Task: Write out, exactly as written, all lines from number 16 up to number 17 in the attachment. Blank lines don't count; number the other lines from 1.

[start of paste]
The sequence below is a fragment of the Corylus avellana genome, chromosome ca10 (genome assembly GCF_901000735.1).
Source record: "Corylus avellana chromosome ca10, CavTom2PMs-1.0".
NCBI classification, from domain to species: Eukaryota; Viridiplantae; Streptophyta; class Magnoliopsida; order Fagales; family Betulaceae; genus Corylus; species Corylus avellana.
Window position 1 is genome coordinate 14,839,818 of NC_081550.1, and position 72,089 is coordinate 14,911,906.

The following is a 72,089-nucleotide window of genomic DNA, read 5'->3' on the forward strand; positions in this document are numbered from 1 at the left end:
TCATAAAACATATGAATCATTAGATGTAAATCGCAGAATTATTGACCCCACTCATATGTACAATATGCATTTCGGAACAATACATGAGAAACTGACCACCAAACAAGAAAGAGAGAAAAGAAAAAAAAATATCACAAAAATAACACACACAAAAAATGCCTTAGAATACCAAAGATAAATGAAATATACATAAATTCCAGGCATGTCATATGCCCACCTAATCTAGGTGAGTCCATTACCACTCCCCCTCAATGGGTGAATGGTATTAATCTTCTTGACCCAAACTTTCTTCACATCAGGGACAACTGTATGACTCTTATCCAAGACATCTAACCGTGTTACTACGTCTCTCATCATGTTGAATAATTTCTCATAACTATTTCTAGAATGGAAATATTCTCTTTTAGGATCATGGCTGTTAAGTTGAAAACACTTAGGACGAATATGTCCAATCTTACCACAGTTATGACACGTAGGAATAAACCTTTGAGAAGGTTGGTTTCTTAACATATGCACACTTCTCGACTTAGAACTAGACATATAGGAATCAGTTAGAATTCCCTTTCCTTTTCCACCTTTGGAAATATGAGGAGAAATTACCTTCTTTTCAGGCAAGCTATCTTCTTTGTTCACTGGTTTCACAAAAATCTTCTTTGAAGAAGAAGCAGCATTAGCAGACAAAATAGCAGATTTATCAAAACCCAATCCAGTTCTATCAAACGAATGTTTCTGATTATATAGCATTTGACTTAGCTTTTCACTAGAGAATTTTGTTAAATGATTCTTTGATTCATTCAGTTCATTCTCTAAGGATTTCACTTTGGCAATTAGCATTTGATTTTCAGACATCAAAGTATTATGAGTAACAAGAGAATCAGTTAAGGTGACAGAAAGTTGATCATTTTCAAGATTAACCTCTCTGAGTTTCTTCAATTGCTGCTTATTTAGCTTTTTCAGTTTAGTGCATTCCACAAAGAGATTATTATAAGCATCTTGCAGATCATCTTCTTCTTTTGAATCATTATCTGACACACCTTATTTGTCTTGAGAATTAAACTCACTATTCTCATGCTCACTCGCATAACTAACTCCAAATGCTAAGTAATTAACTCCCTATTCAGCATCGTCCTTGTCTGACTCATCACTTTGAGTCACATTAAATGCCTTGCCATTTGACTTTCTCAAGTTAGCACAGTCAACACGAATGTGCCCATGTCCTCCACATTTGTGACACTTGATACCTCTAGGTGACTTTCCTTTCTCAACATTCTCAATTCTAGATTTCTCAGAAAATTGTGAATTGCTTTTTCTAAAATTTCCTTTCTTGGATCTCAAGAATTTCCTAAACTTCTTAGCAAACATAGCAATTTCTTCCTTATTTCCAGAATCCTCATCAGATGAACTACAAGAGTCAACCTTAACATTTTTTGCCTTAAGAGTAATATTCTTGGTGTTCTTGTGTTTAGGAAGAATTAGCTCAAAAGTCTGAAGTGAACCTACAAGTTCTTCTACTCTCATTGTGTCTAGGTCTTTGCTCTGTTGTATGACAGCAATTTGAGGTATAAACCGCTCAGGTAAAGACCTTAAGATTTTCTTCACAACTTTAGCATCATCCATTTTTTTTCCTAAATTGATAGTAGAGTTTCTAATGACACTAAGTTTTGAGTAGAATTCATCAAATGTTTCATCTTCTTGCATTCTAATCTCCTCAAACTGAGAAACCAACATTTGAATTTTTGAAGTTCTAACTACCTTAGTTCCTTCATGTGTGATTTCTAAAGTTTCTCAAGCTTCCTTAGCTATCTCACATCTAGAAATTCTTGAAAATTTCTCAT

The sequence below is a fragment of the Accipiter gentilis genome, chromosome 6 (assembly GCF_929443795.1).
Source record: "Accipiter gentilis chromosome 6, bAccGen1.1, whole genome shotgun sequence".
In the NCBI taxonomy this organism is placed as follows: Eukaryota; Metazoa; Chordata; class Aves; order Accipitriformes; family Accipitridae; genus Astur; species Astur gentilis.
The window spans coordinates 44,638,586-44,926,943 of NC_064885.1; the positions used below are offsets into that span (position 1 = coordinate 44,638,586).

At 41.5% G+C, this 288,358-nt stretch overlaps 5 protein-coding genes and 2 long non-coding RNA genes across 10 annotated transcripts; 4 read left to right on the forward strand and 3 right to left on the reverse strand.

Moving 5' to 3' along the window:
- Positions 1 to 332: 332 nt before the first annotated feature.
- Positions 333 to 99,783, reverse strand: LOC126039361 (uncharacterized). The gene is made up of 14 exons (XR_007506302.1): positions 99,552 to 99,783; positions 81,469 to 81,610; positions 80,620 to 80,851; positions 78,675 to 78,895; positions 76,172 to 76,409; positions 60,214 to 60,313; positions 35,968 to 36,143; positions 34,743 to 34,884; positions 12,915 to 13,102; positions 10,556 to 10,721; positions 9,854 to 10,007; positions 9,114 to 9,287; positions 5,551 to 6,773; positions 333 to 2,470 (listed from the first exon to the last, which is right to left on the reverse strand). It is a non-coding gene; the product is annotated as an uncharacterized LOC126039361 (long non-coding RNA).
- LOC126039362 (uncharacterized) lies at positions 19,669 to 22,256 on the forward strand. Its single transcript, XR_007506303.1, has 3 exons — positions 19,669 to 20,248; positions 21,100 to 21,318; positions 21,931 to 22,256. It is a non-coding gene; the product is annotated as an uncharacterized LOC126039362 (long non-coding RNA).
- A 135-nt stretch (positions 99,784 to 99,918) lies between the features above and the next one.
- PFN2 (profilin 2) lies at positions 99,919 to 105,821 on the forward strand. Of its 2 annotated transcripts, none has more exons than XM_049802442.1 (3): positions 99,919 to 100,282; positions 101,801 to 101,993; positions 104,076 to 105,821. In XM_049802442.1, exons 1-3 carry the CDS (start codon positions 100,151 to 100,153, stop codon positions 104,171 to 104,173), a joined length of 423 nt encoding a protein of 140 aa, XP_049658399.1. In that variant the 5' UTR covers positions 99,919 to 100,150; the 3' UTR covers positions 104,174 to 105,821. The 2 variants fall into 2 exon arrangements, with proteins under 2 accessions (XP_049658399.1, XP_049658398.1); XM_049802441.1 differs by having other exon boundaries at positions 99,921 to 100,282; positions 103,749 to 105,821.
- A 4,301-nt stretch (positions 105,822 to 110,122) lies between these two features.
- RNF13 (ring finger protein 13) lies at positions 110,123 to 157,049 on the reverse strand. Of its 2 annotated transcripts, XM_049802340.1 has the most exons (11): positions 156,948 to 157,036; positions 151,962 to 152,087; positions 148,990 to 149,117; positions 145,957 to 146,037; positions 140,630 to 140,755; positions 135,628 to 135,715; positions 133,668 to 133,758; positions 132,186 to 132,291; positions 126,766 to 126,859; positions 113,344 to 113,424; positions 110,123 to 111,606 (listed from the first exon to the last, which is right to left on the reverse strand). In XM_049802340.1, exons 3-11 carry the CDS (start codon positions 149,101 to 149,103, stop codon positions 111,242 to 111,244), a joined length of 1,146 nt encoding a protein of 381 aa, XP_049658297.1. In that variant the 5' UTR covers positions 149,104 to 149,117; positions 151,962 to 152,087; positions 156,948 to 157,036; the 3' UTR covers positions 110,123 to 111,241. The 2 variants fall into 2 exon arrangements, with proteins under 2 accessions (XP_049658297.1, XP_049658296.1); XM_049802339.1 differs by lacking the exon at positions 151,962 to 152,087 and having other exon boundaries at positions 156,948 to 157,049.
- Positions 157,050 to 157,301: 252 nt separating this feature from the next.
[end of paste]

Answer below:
- A 135-nt stretch (positions 99,784 to 99,918) lies between the features above and the next one.
- PFN2 (profilin 2) lies at positions 99,919 to 105,821 on the forward strand. Of its 2 annotated transcripts, none has more exons than XM_049802442.1 (3): positions 99,919 to 100,282; positions 101,801 to 101,993; positions 104,076 to 105,821. In XM_049802442.1, exons 1-3 carry the CDS (start codon positions 100,151 to 100,153, stop codon positions 104,171 to 104,173), a joined length of 423 nt encoding a protein of 140 aa, XP_049658399.1. In that variant the 5' UTR covers positions 99,919 to 100,150; the 3' UTR covers positions 104,174 to 105,821. The 2 variants fall into 2 exon arrangements, with proteins under 2 accessions (XP_049658399.1, XP_049658398.1); XM_049802441.1 differs by having other exon boundaries at positions 99,921 to 100,282; positions 103,749 to 105,821.